Monday 7 January 2013

Palappam: A Venture into the Unknown

Food bloggers are a creative bunch of people. Which means they try new things, just to tickle their fancies. They also do dares, which stretches the imagination some more. So, this happened to me as well.

A fellow food blogger, +Dionne Baldwin , dared our Google+community to do something outside the box, to stretch yourself in public, so to speak. No quiet experimentation in the back room, everything up front. And here is the result.

I am a great lover of Asian cooking. The spices being one of the reasons. There is much to say about the use of spices and I have more than a vague suspicion that one needs some more of those spices in your diet in order to stay healthy. That is, barring the exquisite taste.

But there is a more compelling and obvious reason to look at Asian cooking. All of the traditional foods are home-cooked and done in short time. The mother of the house does not have time to dilly-dally around cooking the main dish for the family dinner. Therefore most of the recipes are quite easy and quick to make. Which translates to simple utensils and equipment and simple procedures.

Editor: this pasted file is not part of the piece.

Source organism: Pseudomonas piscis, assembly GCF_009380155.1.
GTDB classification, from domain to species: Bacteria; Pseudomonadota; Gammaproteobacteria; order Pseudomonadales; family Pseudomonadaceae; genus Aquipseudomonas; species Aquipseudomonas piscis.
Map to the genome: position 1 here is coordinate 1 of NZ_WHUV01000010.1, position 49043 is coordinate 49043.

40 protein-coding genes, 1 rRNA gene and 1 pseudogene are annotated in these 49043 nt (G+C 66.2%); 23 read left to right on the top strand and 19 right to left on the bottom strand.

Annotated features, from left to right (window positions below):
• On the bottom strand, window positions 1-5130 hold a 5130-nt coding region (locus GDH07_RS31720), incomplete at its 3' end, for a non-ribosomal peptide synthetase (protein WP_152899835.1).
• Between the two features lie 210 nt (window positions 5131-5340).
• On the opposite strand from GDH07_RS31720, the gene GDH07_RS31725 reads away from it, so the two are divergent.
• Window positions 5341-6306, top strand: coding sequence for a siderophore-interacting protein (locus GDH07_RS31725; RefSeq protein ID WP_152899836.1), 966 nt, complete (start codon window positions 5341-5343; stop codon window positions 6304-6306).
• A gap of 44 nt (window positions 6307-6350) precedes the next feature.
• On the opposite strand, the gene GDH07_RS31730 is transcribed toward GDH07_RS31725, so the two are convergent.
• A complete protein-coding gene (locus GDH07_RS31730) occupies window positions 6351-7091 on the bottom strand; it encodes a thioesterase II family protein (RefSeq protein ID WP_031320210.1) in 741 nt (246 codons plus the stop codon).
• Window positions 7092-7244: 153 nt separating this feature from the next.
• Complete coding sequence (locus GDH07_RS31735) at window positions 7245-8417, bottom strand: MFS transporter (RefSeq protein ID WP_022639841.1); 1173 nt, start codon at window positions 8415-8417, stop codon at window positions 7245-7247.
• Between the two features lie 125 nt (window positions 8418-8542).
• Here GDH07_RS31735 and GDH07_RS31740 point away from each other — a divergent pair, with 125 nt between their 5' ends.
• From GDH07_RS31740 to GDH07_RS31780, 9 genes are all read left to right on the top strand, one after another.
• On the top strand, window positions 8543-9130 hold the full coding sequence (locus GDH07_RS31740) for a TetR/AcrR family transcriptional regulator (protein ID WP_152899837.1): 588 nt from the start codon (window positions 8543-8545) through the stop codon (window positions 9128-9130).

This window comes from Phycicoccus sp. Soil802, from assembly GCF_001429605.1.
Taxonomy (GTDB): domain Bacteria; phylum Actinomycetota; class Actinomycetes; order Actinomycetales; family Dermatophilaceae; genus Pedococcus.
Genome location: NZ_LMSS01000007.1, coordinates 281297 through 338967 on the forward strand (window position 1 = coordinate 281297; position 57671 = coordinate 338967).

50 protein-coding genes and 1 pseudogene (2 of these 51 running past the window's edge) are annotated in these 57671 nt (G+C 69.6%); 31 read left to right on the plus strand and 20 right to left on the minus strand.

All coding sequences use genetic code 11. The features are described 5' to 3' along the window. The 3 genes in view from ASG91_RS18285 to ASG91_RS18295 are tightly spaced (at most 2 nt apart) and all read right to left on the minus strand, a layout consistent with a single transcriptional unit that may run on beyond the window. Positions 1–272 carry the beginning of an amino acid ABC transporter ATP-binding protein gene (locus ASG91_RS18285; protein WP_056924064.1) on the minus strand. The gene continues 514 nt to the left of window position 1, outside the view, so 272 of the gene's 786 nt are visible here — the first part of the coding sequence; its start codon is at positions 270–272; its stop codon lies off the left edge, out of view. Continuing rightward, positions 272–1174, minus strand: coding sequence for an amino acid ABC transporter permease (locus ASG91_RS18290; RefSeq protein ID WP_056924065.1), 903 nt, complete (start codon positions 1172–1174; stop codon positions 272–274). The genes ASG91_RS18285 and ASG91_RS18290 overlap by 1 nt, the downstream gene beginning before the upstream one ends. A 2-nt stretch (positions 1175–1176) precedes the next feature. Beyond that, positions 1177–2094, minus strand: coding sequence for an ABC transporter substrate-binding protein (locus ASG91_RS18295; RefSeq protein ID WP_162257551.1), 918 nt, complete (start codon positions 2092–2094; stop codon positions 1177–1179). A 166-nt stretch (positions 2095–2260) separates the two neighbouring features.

Which, of course, suits me, as a dyed in the wool yachtie, down to the ground. This one I would classify as a flat bread made with fermented rice and coconut milk. It resembles a light coloured pancake or crepe. For us commoners, you may call it rice and coconut pancakes. The term lies easy on the palate.

This recipe stems from a recipe by fellow food blogger Niya. It looked delicious and, being a lover of curries, I thought to make some as a side dish to one of our curries.

Recipes for palappam abound on the internet and all of them use yeast or a toddy for fermentation. So, as part of the dare, I decided to use baking powder instead. This one may be made on board a yacht even in relatively stormy conditions. That is, if you have some sort of blender on board to make flour from raw rice. A coffee grinder will work wonders, starting with the dry, raw rice and blitzing it to a fine powder, then soaking it. I have done this with crushed rye flour to get a fine flour for catching a wild yeast, but that is another story.